The housing may include a tip inlet port 136B, a face inlet port 134B, and a tip outlet port 138B. The tip inlet port 136B and the face inlet port 134B generally allow fluids, such as gasses, liquids, or liquid-gas mixtures, to enter the outer gerotor chamber 144B. Likewise, the tip outlet port 138B generally allow the fluids within outer gerotor chamber 144B to exit from outer gerotor chamber 144B. The combination of the two inlet ports, a tip inlet port 136B and a face inlet port 134B, may allow entry of additional fluids in the outer gerotor chamber 144A.
The tip inlet port 136B, the face inlet port 134B, and the tip outlet port 138B may have any suitable shape and size. Depending on the particular use or the engine system 100B, in some embodiments, the total area of the tip inlet port 136B and the face inlet port 134B may be different than the total area of the tip outlet port 138B.
As shown in
The outer gerotor 110B is rotatably coupled to the interior of the housing 106B by one or more bearings 204B, 206B such as ring-shaped bearings. The outer gerotor 110B may rotate about a second axis different than the first axis.
The synchronizing system 118B may take on a variety of different configurations. Further details of one configuration for the synchronizing system 118B are described below with reference to
In operation, when the engine system 100B of
In particular embodiments, the channels 107B may be located at points where expansion would be expected to occur for both centrifugal and thermal reasons. The channels 107B may receive any suitable type of fluid for temperature regulations. Such channels may have one or more fluid inlets 191B and one or more fluid outlets 192B. And, in some embodiments, electrical heating strips may be used at the location of the channels 107B.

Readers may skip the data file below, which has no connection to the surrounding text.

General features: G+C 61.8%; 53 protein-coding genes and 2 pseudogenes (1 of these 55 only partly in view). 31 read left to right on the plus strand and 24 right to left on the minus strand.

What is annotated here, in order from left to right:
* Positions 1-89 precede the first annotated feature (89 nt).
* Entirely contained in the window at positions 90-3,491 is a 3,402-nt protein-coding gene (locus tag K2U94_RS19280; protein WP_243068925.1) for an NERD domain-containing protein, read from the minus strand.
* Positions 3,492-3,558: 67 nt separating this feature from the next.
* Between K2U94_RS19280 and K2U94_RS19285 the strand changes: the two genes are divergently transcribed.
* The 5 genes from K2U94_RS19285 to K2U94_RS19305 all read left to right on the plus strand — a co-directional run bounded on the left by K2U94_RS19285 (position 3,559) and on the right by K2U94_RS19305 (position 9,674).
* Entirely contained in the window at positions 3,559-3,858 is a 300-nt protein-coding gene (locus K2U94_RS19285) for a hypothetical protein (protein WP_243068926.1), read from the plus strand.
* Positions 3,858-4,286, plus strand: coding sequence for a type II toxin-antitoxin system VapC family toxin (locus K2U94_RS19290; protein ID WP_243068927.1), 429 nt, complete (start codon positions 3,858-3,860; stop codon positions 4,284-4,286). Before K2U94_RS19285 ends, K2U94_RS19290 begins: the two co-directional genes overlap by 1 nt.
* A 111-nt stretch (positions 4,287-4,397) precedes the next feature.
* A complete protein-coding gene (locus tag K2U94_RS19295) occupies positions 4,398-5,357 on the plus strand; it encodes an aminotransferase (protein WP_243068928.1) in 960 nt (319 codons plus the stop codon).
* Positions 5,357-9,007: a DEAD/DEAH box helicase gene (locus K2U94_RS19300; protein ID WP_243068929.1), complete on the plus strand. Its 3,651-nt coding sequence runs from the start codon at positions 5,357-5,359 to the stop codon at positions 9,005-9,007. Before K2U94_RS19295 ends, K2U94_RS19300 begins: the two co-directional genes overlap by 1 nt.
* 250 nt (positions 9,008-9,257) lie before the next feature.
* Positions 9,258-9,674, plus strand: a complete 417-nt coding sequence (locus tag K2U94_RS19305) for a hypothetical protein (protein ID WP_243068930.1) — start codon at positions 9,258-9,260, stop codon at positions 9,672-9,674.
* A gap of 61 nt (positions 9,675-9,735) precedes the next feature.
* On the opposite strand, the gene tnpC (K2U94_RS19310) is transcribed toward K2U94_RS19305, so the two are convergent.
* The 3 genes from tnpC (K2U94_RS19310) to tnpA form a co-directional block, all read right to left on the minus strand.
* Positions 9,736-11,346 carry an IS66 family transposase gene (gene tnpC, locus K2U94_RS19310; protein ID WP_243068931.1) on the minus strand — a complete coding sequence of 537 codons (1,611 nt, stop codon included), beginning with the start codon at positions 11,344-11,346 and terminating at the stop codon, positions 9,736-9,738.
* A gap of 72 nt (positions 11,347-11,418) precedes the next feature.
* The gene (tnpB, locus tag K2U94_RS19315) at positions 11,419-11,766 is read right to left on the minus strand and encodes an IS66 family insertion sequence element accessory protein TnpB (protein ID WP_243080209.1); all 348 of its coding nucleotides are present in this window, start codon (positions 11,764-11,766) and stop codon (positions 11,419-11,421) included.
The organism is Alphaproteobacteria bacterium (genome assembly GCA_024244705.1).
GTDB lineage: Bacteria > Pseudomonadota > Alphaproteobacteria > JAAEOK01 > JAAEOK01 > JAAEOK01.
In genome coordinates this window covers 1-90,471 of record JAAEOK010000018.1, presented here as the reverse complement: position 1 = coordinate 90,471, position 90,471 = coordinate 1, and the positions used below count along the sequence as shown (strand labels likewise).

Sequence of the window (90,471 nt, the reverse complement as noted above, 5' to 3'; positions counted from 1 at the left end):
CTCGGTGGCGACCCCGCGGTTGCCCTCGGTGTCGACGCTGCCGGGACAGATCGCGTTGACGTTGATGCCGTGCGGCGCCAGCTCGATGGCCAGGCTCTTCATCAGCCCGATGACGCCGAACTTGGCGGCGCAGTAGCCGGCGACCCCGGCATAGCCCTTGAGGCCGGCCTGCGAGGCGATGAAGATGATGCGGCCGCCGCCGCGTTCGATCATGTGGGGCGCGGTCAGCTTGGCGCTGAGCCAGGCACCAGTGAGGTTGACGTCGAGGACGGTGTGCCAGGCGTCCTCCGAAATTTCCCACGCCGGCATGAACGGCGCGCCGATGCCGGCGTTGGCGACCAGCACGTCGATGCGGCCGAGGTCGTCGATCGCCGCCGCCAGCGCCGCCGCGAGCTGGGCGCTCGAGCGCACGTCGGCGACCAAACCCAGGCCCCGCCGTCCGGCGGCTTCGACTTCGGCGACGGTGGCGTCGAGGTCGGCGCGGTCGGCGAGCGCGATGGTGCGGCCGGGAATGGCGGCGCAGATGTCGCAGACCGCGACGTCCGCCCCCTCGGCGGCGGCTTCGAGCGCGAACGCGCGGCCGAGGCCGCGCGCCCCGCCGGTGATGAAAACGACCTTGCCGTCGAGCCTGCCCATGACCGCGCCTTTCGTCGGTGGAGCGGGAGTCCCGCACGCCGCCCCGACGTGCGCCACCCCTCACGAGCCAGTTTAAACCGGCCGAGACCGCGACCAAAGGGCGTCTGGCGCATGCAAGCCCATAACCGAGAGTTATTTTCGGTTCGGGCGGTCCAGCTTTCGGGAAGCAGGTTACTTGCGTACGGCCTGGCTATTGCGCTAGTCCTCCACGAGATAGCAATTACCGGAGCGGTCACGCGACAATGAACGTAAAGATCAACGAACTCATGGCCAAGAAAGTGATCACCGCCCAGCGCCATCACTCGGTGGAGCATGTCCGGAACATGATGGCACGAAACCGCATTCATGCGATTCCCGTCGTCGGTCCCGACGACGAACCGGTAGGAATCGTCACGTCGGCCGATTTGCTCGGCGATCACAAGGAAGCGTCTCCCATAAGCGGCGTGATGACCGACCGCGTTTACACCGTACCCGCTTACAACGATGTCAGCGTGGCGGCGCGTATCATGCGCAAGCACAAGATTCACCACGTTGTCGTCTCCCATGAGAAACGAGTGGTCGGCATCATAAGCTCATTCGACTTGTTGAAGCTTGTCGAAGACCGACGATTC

In particular embodiments, the channels 107B or electrical heating strips may allows the housing 106B to be heated prior to starting the engine system 100B. The resulting thermal expansion lifts the housing 106B away from the ports (e.g., tip inlet port 136B and the tip outlet port 138B), thereby preventing abrasion of sealing surfaces during start-up. Once the engine system 100B is operating at steady state and the component parts are fully expanded due to heating, the temperature of the housing 106B can be reduced, for example, through the channels 107B, thereby closing gaps and allowing abradable seals to function. For example, the components (e.g., the outer gerotor 108B) may be allowed to seat on an abradable seat.
Abradable seals utilized in the engine system 100B (e.g., between the housing 106B and the outer gerotor 108B) may be constructed from a variety of materials such as Teflon polymers or molybdenum disulfide. Additionally, the surfaces may be made of a roughened metal. In such embodiments, the roughened metal may act like sand paper and abrades away the abradable material coating the other surface. To prevent galling between components parts, dissimilar metals may be used, such as aluminum and steel. In embodiments using a high-temperature expander, one surface may be a highly porous silicon carbide and the other a dense silicon carbide. Porous silicon carbide may be made from polymers containing silicon, carbon, and hydrogen, such as those sold by Starfire Systems, Inc.
In operation, there may be some fluid (e.g., gas or liquid-gas mixtures) leakage in a gap 230C between the housing 106C and the outer gerotor 108C at both the tip inlet port 136C and the tip outlet port 138C. As fluid leaks between the gaps 230C, a pressure distribution may develop and act on the outer gerotor 108C, forcing the outer gerotor 108C to move away from the gap 230C. Such movement, among other things, may create undesirable axial loading on the bearings (e.g., bearing 204C and 206C). Accordingly, the engine system 100C of
As briefly referenced with reference to
In particular embodiments, the thermal datum 190D may be moved substantially into the same plane as a seal between the housing 106D and the outer gerotor 108D by moving bearing 204D down into the engine system 100D in a configuration that resists axial movement. More particularly, the bearing 204D is positioned radially outward from a portion 210D of the housing 106D that extends down into the engine system 100D. Other arrangements, including other bearing configurations may additionally be utilized, to move the thermal datum into substantially the same plane as a seal between the housing 106D and the outer gerotor 108D or a seal between other components.